Today we present our final installment of Remember When, a monthlong series about the places and traditions of Augusta's past.
In response to our request for essays, several Augustans sent us letters about favorite hangouts from their youth. They reminisced about skating rinks, theaters and drive-in restaurants.
Vesta Peterson recalled weekends with her girlfriends. They manicured their nails during slumber parties, then showed off their new paint jobs the next day while sunning themselves at Anderson's Pond.
Hubert Anderson opened Anderson's Pond in west Augusta in the mid-1950s because "there was no place for the kids to go." The 30,000-square-foot pool had a sandy bottom and was fed by a well. There were four concrete water slides, including one that was 30 feet tall. After 30 years, the Anderson family closed the recreation center because insurance rates got too expensive. Two years later, in 1987, they sold the land bordered by Bobby Jones Expressway and Davis Road to Wyatt Development Co. of Aiken. A shopping center anchored by Sam's Club and Wal-Mart stands there today.
Former Augustan, now living in New Berlin, Wis.
I grew up in Augusta and went to Tubman High School, which was all girls back then. One of my favorite memories was the Augusta Roller Rink on Broad Street. I skated there every night. This was back in the 1940s, when our city was filled with soldiers from Camp Gordon. The bus to take me into town was 5 cents. Skating was 25 cents for an hour. I spent many wonderful hours going 'round and 'round that rink. I met many terrific servicemen whom I kept in touch with after they had left the city. I have many fond memories of my growing-up days spent in Augusta.
Born and raised in Augusta
On Friday night, Mama and Daddy would load us (their four children) into the station wagon and take us to Greene's Drive-in and Restaurant on East Boundary. I would always order fried shrimp - the best shrimp I've ever had. We would usually eat in the car. Occasionally, we would eat in the restaurant.
When I was 13, Daddy told me to be in the house when he got home from work. I worried all day long what I had been caught doing wrong. After supper, he told me to get in the car. I thought I had really done something bad. He was going to take me away from the house and punish me.
We drove to Greene's Drive-in. We parked, ordered a beverage and he gave me the birds-and-bees talk. What a relief!
I will always remember Greene's Drive-in.
Augusta native, now living in Harlem
I am 37 years old and remember that when I was 9 and 10 everyone at school would have their parents drop them off at the Gordon Highway skating rink at 10 a.m. and pick them up at 5 p.m. on Saturdays. We would get in for $3, and Mom would give us a couple of dollars for a Coke. If you ran out of money, you had to drink from the water fountain. Arby's next door would run a 5 cent potato cake special, and everyone would leave the skating rink to go over and get as many as they could. For most kids, that and ketchup was their lunch. Black and blue skate covers were very popular, along with a comb in your back pocket.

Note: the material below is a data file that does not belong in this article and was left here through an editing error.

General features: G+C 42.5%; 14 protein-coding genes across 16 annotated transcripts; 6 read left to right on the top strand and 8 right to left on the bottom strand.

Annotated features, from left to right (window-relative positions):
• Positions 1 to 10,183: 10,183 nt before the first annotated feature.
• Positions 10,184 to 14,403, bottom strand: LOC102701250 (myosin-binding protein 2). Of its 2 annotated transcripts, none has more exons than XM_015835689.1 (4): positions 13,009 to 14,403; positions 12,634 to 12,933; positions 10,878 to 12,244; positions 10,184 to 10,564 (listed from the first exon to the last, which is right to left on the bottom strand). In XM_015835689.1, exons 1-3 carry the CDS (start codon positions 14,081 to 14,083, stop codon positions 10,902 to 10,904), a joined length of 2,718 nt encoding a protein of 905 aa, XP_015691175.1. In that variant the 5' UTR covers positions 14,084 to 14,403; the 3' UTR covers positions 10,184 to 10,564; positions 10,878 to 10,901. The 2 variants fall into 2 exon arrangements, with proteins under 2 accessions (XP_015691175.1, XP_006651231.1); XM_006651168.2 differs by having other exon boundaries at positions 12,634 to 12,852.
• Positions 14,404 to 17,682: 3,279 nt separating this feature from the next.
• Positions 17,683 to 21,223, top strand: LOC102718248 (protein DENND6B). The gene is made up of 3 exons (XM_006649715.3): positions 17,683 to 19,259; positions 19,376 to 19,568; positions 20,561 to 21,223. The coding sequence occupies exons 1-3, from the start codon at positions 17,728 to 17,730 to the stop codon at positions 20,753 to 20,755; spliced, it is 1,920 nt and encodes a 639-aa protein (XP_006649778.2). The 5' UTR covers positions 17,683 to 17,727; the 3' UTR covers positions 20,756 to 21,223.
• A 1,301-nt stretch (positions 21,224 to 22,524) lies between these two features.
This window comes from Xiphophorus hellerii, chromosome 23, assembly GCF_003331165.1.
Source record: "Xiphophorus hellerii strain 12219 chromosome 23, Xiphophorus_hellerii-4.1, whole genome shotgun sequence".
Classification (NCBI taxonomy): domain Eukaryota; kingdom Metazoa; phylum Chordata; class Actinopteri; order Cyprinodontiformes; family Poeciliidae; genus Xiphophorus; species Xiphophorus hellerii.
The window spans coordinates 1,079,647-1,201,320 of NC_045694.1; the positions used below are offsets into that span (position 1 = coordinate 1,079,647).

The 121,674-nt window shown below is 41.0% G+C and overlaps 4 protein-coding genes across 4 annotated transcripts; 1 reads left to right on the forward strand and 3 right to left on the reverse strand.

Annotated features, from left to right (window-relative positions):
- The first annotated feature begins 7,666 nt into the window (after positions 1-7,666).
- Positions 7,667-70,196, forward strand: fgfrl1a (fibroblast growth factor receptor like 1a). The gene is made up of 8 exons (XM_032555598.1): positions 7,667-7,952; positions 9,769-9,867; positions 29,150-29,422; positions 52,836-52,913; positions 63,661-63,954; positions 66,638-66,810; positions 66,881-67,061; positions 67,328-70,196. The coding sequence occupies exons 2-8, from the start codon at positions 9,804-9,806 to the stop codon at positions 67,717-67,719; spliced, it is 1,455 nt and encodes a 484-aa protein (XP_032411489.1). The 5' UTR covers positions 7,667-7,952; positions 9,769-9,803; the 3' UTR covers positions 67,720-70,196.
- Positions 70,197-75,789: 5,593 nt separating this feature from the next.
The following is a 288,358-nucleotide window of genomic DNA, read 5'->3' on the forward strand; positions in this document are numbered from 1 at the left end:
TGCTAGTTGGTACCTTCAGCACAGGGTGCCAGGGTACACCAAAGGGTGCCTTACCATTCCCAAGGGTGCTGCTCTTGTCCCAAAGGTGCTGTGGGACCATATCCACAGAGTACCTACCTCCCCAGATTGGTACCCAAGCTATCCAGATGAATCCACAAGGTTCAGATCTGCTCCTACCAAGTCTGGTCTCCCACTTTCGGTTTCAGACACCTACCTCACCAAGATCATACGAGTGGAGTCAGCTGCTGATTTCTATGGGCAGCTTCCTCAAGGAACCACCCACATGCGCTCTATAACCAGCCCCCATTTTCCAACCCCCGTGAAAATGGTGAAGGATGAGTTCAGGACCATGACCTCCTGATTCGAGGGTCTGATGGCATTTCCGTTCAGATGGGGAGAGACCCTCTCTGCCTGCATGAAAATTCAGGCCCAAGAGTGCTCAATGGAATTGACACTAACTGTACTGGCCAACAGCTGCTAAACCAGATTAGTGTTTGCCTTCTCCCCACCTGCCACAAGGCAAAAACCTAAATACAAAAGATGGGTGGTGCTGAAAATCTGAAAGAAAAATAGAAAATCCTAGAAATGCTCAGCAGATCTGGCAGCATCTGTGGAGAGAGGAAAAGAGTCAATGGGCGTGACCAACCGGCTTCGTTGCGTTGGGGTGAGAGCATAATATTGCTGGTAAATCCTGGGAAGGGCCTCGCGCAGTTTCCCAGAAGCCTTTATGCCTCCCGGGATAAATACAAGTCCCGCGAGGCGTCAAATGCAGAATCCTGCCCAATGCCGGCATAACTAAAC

I also can remember going to Anderson's pool every chance we could. When Mom was off, she would surprise us. The surprise was usually Anderson's Pond. Because the price was $1 or $2 a person for all day, we could afford this outing.
We would pack a picnic basket and blankets and be there when it opened at 10 a.m. and stay until it closed. It was always so much fun.
When we got to the pool, Mom would lay down the ground rules and would give us 50 cents to play the jukebox. The most popular music that was always playing was Elton John. At the snack bar, they always sold the largest pickles! The pool had the cement bottom with sand, and if you weren't careful, you would scrape your foot on the bottom. Nowadays, you have these curvy slides and all the new technology. Back then, all you had was the high slide, low slide, high dive and the low dive.
The Andersons had twin boys - I believe they were twins - and they would sit at the wooden shack and collect the money. I still wonder what happened to the family. They were all so very nice.
Augusta native, living in Martinez
I remember as a teen-ager, on a hot summer day, my friends and I would go to Anderson's Pond. We would get a few dollars, and we would be set for the day. It didn't take a $20 bill. No, you could go flirt with guys, get some sun and go home feeling you had the world at your feet. This freedom is something my children did not experience.
Nancy K. Hickman
Former Augustan, now living in Cobb County
I remember the teen hangouts: the Varsity Drive-in, which was across from Paine College; Greene's Drive-in, down on lower Broad Street; and the Pig-N-Whistle, where Kroger is now on 15th Street. The Varsity was the first one I remember being built. Greene's Drive-in had a little more class to it, in that you could go in and eat just as if you were in a fine restaurant. The Pig-N-Whistle had a disc jockey who would play your favorite tunes. The teen-agers would get out around the place where the disc jockey was and dance to the tunes of the 1950s.
One of my most enjoyable times was going to the Miller theater. It had plush, green velvet seats. It was so beautiful inside that you felt as though you were right in Hollywood. I went to see Gone With the Wind when it finally came to Augusta. To me, the Miller was the prettiest of all.